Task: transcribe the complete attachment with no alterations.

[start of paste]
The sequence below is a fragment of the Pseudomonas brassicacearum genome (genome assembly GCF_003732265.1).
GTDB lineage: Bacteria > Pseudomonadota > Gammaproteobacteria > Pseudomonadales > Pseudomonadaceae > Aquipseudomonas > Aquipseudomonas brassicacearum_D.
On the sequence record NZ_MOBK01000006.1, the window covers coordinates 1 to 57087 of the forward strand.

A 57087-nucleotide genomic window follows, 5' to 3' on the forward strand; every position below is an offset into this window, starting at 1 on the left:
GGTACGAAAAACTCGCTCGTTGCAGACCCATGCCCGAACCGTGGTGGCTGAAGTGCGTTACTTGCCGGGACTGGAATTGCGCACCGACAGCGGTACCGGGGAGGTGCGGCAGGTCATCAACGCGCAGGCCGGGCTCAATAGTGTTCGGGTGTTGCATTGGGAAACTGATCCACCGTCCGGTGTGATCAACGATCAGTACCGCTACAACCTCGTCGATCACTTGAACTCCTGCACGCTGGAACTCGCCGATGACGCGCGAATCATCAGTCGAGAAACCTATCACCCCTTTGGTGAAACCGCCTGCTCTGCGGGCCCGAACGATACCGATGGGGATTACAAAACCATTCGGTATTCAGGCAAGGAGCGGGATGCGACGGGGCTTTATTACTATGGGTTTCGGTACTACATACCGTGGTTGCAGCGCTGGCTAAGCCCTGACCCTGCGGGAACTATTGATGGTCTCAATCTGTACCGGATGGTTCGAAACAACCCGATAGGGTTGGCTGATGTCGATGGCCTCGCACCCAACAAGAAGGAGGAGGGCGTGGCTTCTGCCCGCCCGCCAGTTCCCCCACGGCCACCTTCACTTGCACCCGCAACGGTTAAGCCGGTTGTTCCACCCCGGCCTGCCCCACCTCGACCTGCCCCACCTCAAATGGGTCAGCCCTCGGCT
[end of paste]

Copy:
The sequence below is a fragment of the Pseudomonas brassicacearum genome (genome assembly GCF_003732265.1).
GTDB lineage: Bacteria > Pseudomonadota > Gammaproteobacteria > Pseudomonadales > Pseudomonadaceae > Aquipseudomonas > Aquipseudomonas brassicacearum_D.
On the sequence record NZ_MOBK01000006.1, the window covers coordinates 1 to 57087 of the forward strand.

A 57087-nucleotide genomic window follows, 5' to 3' on the forward strand; every position below is an offset into this window, starting at 1 on the left:
GGTACGAAAAACTCGCTCGTTGCAGACCCATGCCCGAACCGTGGTGGCTGAAGTGCGTTACTTGCCGGGACTGGAATTGCGCACCGACAGCGGTACCGGGGAGGTGCGGCAGGTCATCAACGCGCAGGCCGGGCTCAATAGTGTTCGGGTGTTGCATTGGGAAACTGATCCACCGTCCGGTGTGATCAACGATCAGTACCGCTACAACCTCGTCGATCACTTGAACTCCTGCACGCTGGAACTCGCCGATGACGCGCGAATCATCAGTCGAGAAACCTATCACCCCTTTGGTGAAACCGCCTGCTCTGCGGGCCCGAACGATACCGATGGGGATTACAAAACCATTCGGTATTCAGGCAAGGAGCGGGATGCGACGGGGCTTTATTACTATGGGTTTCGGTACTACATACCGTGGTTGCAGCGCTGGCTAAGCCCTGACCCTGCGGGAACTATTGATGGTCTCAATCTGTACCGGATGGTTCGAAACAACCCGATAGGGTTGGCTGATGTCGATGGCCTCGCACCCAACAAGAAGGAGGAGGGCGTGGCTTCTGCCCGCCCGCCAGTTCCCCCACGGCCACCTTCACTTGCACCCGCAACGGTTAAGCCGGTTGTTCCACCCCGGCCTGCCCCACCTCGACCTGCCCCACCTCAAATGGGTCAGCCCTCGGCT